Koha: Diplomats in shock, amnesty for war crimes part of the Belgrade-Pristina agreement?

 

Talks on normalisation of relations in Brussels (illustration)

Amnesty for war crimes could be part of what is announced to be the „final agreement“ between the negotiating teams of Belgrade and Pristina, or Kosovo and Serbia, Koha Ditore daily reported today while citing „very credible diplomatic sources.“ As a result, the Special Court will be dismantled. Diplomats are in shock, Koha also stated.

„Some international diplomats were shocked upon hearing of an amnesty for war crimes in Kosovo might be included in the final agreement between Kosovo and Serbia. Very credible diplomatic sources told Koha Ditore that officials in Pristina heard of such a proposal and that there was a level of readiness among the negotiators to do so, both in Kosovo and Serbia,“the Pristina-based newspaper reported.

Such an amnesty is considered „valid for both parties involved in the Kosovo war“, and as a result, the Special Court will be thus dismantled.

Koha claims that the Kosovo Presidency has indirectly confirmed that an amnesty might be possible. The government and the ruling parties refused to comment, while the opposition reacted against it.

„New State and Modern Statesman“, the lack of the issue in public, previous international warnings

The issue of the Special Court has been vanishing from the public eye for several months now. During that time, Kosovo President Hashim Thaci, who was the subject of frequent speculations that he could be the subject of  an indictment, has presented his book „New State, Modern Statesman“ throughout diplomatic circles, and across European capitals.

„In the biography by British authors, Kosovo president and former guerrilla leader Hashim Thaci is portrayed as a superstar. In Pristina, it is believed that the positive image campaign is connected with the fear of war crimes charges,“ the newspaper Neue Zürcher Zeitung wrote after  promoting the book at the Diplomatic Academy in Vienna.

„He could be charged with war crimes by the International Criminal Court in Hague. Thaci, who always denied these allegations, has allegedly signed contracts worth millions of euros in recent years with lobby firms and law firms in the US and England. Now the fifty-year-old, with a slicked-back hair and a smile, is shining on the cover of a freshly printed book. Equally flattering is the title: ‘New State, Modern Statesman'“- the same newspaper outlined.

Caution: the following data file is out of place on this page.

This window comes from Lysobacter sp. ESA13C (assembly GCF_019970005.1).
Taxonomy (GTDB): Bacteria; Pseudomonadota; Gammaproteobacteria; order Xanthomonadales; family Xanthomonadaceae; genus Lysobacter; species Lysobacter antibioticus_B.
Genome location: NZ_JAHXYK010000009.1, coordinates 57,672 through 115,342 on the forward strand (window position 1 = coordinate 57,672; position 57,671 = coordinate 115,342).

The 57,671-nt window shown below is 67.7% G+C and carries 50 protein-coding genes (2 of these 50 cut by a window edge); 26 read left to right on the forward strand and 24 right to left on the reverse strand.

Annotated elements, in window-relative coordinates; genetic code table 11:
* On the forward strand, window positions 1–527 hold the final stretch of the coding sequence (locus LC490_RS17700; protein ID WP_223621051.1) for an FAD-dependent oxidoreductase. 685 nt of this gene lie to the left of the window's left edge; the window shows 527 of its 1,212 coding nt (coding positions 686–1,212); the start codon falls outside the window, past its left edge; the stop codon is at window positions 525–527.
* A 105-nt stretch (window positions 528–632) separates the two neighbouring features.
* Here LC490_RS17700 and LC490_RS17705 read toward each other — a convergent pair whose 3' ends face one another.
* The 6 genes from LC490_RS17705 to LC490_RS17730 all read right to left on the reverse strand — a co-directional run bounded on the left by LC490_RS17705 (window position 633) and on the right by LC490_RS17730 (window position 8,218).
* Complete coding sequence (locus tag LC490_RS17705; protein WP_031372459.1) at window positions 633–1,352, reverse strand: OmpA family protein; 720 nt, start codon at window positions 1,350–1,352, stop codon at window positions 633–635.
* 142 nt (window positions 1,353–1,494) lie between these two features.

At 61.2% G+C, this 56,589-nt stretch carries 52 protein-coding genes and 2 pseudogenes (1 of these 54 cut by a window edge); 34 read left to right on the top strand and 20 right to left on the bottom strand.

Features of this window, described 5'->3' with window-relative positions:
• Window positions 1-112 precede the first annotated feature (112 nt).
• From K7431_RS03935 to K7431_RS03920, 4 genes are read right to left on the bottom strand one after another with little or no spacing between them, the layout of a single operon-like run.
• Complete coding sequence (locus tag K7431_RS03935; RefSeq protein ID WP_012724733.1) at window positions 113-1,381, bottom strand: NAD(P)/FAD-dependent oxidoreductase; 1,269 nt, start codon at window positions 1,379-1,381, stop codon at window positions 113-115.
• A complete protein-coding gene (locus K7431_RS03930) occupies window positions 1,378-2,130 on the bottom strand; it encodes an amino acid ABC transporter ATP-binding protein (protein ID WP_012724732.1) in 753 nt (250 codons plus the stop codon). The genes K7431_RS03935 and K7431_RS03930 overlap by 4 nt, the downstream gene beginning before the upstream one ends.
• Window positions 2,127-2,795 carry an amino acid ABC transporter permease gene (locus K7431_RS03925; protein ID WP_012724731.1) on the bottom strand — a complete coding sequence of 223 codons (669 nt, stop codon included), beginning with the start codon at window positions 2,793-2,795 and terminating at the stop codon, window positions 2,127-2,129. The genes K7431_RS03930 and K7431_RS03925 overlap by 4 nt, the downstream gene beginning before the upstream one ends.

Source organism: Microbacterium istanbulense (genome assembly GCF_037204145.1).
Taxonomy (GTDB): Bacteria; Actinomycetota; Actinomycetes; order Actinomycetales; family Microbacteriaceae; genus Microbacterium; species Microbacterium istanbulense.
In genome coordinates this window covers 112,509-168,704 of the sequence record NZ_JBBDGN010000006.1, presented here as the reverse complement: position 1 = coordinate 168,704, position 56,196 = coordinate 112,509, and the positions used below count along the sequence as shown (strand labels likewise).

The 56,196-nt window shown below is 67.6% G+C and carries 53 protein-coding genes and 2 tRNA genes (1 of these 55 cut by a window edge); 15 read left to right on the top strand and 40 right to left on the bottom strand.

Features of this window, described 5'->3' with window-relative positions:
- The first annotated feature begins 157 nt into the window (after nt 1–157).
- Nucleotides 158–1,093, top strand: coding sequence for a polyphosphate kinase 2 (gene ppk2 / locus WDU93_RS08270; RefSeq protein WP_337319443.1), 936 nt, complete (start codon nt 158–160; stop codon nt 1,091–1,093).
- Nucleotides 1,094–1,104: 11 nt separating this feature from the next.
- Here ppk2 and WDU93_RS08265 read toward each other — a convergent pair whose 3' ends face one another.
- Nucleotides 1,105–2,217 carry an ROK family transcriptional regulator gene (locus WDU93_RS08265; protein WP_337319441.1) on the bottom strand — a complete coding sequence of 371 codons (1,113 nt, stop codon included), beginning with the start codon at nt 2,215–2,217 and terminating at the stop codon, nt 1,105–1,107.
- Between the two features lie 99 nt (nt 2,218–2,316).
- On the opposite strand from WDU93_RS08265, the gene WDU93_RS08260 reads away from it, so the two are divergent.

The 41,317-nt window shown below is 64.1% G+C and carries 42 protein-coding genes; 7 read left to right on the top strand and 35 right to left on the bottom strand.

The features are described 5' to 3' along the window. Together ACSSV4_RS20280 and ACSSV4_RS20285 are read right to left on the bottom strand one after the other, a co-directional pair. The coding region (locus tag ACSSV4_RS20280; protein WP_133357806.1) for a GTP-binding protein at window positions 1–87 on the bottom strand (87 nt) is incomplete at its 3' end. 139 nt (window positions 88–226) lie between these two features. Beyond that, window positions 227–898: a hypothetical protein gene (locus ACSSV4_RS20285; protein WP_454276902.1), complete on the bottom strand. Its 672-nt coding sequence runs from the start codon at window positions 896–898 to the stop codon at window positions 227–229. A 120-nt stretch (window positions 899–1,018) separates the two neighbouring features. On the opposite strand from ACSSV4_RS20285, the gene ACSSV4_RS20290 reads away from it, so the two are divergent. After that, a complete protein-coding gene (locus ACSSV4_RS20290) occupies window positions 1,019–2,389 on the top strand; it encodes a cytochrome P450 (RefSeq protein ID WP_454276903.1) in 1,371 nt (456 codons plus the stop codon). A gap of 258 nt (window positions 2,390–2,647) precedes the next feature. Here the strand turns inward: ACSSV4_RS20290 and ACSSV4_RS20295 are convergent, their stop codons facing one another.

The Kosovo Special War Crimes Court has been officially ready for operation since the 5th of July last year. However, there is still no official public information if the first indictments can be issued. During the last year and earlier this year, there were several high-profile international visits to Kosovo and a series of harsh statements of concern due to obstruction against the court operating; also, clear warnings of the consequences if the obstruction continues, including concerns from the State Department.

Meanwhile, judges held their plenary session in May. In March, former prosecutor, David Swendiman, delivered a speech in a crowded room of the Leiden University, „reflecting on the time spent in the role of a specialized prosecutor and the challenges that arise,“ sending a message that the court has „analyzed and reviewed about 700,000 pages of data, 70,000 documents, about 6,000 related items – videos, photos, transcripts and other materials collected during the investigation to date.“ Jack Smith was appointed as the new prosecutor,the list of defense counsels was expanded, and Italian Pietro Spera was appointed as Ombudsperson for the Specialist Chambers.

High expectations

The process of the founding of the court followed the report by former Council of Europe Special Rapporteur Dick Marty, who linked the KLA leaders, including, as it was speculated in the public, Hashim Thaci, with serious crimes in Kosovo and organ trafficking. It also followed an investigation by the special prosecutor of the EU Special Investigative Task Force for crimes in Kosovo since 1999, Clint Williamson. Nevertheless, in 2014, Williamson claimed that his team did not find evidence to initiate an indictment for organ trafficking, saying that the findings in the report of the EU Special Investigative Task Force, which was formed after Dick Marty’s report, „fully match”. This team also found „unquestionable evidence against certain KLA leaders“.

For more details on the Special Court and the founding process, see our thematic page „Special Court for Kosovo“.

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